When rebates are being calculated, the contract should clearly specify which claims are eligible for rebates.  Will rebates be paid on specialty drugs, and if so, how is a specialty drug defined?  Does the site of dispensing (retail vs. mail) impact the rebate?  How does the contract define a brand vs. generic drug?  Are there different rebate guarantees for 30-day vs. 90-day retail prescriptions? These are only some of the questions that should be answered in the contract language, but having well-defined terms is half the battle.  Once the contract is in place, an ongoing assessment is critical to ensure the plan performance meets the expectations.  For one of our employer group clients, this means a quarterly review of claims data and a comparison of the data against the rebate guarantee information provided by the PBM.  By monitoring the data, we proactively identify any discrepancies, estimate rebate dollars based on historical trends, and better negotiate future PBM contract extensions.  Whether the assessment is performed in-house or outsourced to consultants may depend on the individual health plan or employer group.

When evaluating reimbursement rates and effective rate guarantees, health plans and employer groups need to ensure that brand and generic drug definitions are clear.  The contract language should also include verbiage around different reimbursement scenarios.  Contracts should list what reimbursement rates will apply to single-source generics and prescriptions dispensed with different DAW (dispense as written) codes, such as DAW 5, brand dispensed as a generic.  Using the defined definitions, claims data is used to audit and ensure that the claims are being reimbursed appropriately and rate guarantees are being met or exceeded.  A review of the data can also identify scenarios that are negatively affecting the health plan or employer group, including identifying specific drugs that are having a negative financial effect.  Although some situations may be allowed under the current contract, a review can pinpoint problematic areas for future contract renegotiation discussions.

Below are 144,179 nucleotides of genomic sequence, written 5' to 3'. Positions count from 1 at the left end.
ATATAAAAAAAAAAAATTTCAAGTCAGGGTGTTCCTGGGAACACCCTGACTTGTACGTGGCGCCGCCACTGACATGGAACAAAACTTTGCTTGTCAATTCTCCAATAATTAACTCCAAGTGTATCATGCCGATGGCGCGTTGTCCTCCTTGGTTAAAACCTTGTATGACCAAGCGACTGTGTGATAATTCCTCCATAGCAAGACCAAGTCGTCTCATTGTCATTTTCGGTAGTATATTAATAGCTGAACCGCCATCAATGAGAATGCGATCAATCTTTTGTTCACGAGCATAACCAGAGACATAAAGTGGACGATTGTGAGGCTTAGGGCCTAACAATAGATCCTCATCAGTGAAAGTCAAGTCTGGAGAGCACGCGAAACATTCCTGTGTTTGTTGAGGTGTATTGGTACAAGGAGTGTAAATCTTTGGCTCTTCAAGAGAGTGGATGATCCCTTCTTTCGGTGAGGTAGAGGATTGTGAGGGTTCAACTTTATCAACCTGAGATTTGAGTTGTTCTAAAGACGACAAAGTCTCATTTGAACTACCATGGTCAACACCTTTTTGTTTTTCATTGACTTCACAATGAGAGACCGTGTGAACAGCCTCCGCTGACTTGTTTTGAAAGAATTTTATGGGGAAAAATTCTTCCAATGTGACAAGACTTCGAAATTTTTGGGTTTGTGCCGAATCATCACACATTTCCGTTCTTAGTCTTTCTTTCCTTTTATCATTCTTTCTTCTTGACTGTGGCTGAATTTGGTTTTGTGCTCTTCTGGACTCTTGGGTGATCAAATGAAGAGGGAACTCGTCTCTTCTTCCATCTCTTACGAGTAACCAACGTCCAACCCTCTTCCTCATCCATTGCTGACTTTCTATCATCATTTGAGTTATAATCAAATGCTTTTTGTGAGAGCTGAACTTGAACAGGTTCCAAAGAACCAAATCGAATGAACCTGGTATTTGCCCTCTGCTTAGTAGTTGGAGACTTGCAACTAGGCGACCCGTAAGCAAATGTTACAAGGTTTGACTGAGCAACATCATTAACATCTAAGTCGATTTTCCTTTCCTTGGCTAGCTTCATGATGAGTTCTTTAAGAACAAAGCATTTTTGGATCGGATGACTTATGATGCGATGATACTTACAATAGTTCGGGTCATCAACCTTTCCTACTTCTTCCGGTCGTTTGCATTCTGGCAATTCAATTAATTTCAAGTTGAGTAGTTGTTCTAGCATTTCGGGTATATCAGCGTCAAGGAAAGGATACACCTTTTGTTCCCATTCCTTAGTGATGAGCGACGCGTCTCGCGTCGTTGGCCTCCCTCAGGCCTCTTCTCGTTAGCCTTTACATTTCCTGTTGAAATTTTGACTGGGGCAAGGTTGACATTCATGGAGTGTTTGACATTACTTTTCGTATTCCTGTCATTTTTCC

Negotiating PBM contracts with well-defined terms is crucial.  Concise contract language makes it easier to conduct post-contract audits and ensure that the PBM is meeting or exceeding the contractual terms.  Health plans and employer groups should have programs to monitor rebate guarantees, proactively identify discrepancies, and bring them to their PBM’s attention for resolution.  These reviews also assess other factors and provide insight into the PBM operations, enabling the health plan or employer group to negotiate better terms in future agreements.  PHSI has extensive experience helping health plans and employer groups evaluate PBM contracts and analyze data.  Let us know if we can help!

Posted May 2019

 

2019 Spring Newsletter:

Biologic Naming Update

Biologic Naming Update

The FDA has released “Nonproprietary Naming of Biological Products Guidance for Industry.”  This document includes guidance for both 351(a) products (original biologics) and 351(k) products (biosimilars).  Biosimilar suffixes have four letters and are devoid of meaning.  These suffixes are designed for tracking, adverse event reporting, and to aid in prescribing. Related biological products and biosimilars may have different indications for use, but pharmacists do not typically receive information on a patient’s disease state to know which manufacturers’ product to pick.  The biologic suffixes help by allowing prescribers to issue prescriptions using the correct suffix to cover the exact indication needed for the patient.

Reactions to the FDA’s guidance have been mixed.  Originally, the FDA proposed to apply the suffixes retroactively to existing biologic products.  On March 7, 2019, FDA released additional guidance on naming conventions for biologics.  The full guidance is available at: https://www.fda.gov/NewsEvents/Newsroom/PressAnnouncements/ucm632870.htm.

There are several important considerations for pharmaceutical manufacturers, pharmacies, and payers.